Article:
Step 11: Flour your surface with corn flour first, then roll out the dough to a thickness of 1 mm, then brush it all over with melted butter, then fold it. Rotate it 90 degrees then roll it out again to 1 mm then brush it with butter again, etc. Roll at least 3 layers of butter into the dough in this manner. Corn starch really makes handling the dough easier so I recommend this.
Step 12: Preheat the oven to 220 C. Roll out the dough to 1 mm again and use a cookie cutter or whatever you have that's around 12 cm in diameter to cut circles out of the dough. My choices were either 10 cm or 13 cm and I went with the 13 cm so my empanadas were pretty big manly looking ones. Paul has told me that he and his grandmother use espresso saucers to do this. I used an inverted little bowl (about the size of a rice bowl) from IKEA.
Step 13: Moisten the edges of the wrapper, put the filling in the center and then fold them over in a half circle and seal the edges meticulously. Then, fold the edge over and seal the whole thing in tightly with a fork. Paul used a daintier technique of creating these lovely wavy patterns but I took the easier way out. The method I used is easier for people who don't have a lot of experience wrapping up empanadas or Chinese dumplings because it allows for a much bigger margin of error during the folding process. The fork marks will cover-up any messy folds so you can fold them over casually instead of being worried about creating a work of art.
Step 14: Brush these with the beaten egg and then bake them in the preheated oven on oven paper for 15 minutes or so. Some of mine ended-up in there for nearly 20 minutes but some were ready to go at 15 minutes exactly. Just make sure they are nice and brown on the surface.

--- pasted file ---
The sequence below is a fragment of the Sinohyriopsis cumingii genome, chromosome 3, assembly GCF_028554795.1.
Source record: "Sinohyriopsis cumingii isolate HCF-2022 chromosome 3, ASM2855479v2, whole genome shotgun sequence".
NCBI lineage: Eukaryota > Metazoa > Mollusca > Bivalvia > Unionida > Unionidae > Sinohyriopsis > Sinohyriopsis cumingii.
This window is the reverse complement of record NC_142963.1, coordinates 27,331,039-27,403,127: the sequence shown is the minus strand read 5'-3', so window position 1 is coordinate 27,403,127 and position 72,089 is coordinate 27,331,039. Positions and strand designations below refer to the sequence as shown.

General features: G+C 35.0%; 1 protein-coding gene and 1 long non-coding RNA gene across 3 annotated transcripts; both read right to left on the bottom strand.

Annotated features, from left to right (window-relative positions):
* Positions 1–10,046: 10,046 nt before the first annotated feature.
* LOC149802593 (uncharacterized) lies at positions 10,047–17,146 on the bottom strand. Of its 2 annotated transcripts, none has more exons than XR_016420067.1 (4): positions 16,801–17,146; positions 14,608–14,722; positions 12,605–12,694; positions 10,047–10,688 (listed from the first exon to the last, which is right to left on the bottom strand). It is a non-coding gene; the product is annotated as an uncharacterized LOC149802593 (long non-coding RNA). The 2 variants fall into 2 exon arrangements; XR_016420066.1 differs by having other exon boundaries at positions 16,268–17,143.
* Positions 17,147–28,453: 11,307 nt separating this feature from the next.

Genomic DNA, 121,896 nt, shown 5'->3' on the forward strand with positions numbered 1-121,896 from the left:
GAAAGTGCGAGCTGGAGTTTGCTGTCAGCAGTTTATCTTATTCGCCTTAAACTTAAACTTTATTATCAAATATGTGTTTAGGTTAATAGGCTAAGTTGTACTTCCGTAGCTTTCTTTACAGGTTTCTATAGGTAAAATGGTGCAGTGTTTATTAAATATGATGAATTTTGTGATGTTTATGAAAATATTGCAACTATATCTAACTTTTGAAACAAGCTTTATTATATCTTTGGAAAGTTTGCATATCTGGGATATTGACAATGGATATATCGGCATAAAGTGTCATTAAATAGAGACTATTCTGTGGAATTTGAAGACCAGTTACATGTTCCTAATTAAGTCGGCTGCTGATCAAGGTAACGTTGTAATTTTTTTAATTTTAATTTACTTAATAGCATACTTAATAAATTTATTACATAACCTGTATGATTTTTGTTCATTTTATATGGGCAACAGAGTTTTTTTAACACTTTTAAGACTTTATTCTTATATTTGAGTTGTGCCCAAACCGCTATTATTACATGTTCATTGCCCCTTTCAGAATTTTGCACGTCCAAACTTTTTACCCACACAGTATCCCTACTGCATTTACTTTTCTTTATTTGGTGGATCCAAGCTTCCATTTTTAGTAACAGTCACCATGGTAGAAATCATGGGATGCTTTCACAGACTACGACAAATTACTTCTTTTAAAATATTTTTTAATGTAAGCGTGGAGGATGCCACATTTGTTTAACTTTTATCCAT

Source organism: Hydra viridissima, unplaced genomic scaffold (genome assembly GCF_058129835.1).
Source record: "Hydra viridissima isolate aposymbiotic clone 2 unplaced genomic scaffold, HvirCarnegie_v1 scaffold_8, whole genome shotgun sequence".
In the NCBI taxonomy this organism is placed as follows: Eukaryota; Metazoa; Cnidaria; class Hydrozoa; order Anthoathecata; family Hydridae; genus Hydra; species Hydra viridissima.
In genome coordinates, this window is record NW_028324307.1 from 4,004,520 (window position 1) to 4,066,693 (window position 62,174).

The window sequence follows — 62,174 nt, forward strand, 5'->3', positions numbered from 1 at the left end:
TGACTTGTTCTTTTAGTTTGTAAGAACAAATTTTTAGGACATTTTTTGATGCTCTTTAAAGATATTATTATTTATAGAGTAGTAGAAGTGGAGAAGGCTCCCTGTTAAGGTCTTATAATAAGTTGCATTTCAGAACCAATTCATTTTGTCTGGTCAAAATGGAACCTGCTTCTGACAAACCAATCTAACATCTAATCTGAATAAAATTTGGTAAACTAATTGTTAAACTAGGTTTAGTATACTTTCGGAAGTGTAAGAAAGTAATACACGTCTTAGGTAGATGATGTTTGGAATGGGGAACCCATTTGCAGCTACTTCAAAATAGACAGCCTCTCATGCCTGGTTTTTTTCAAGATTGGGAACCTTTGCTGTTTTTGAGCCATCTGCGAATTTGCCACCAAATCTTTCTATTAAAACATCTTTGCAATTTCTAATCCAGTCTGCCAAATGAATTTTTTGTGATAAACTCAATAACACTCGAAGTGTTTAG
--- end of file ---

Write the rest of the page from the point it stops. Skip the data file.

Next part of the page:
*Paul mentions oiled and lined trays. I forgot to oil mine.
So were these empanadas similar to the ones I remember? No. But they were delicious and a great starting point for me to start exploring empanada recipes, and one day I hope I'll figure out what exactly were in those empanadas I had when I was a kid.
The most interesting thing about Paul's grandmother's recipe is undoubtedly her method for making puff pastry. Kneading paprika into the dough is a great idea and gave the flour a lovely warm color and her method of making puff pastry was quick and easy.
I'd like to extend my thanks to Paul Paredes again for his generosity in sharing this heirlooom recipe with me. It has been a real privilege getting to make his grandmother's secret recipe!
Empanadas Mendocinas : The author gives step by step directions with photographs on how to go about making empanadas.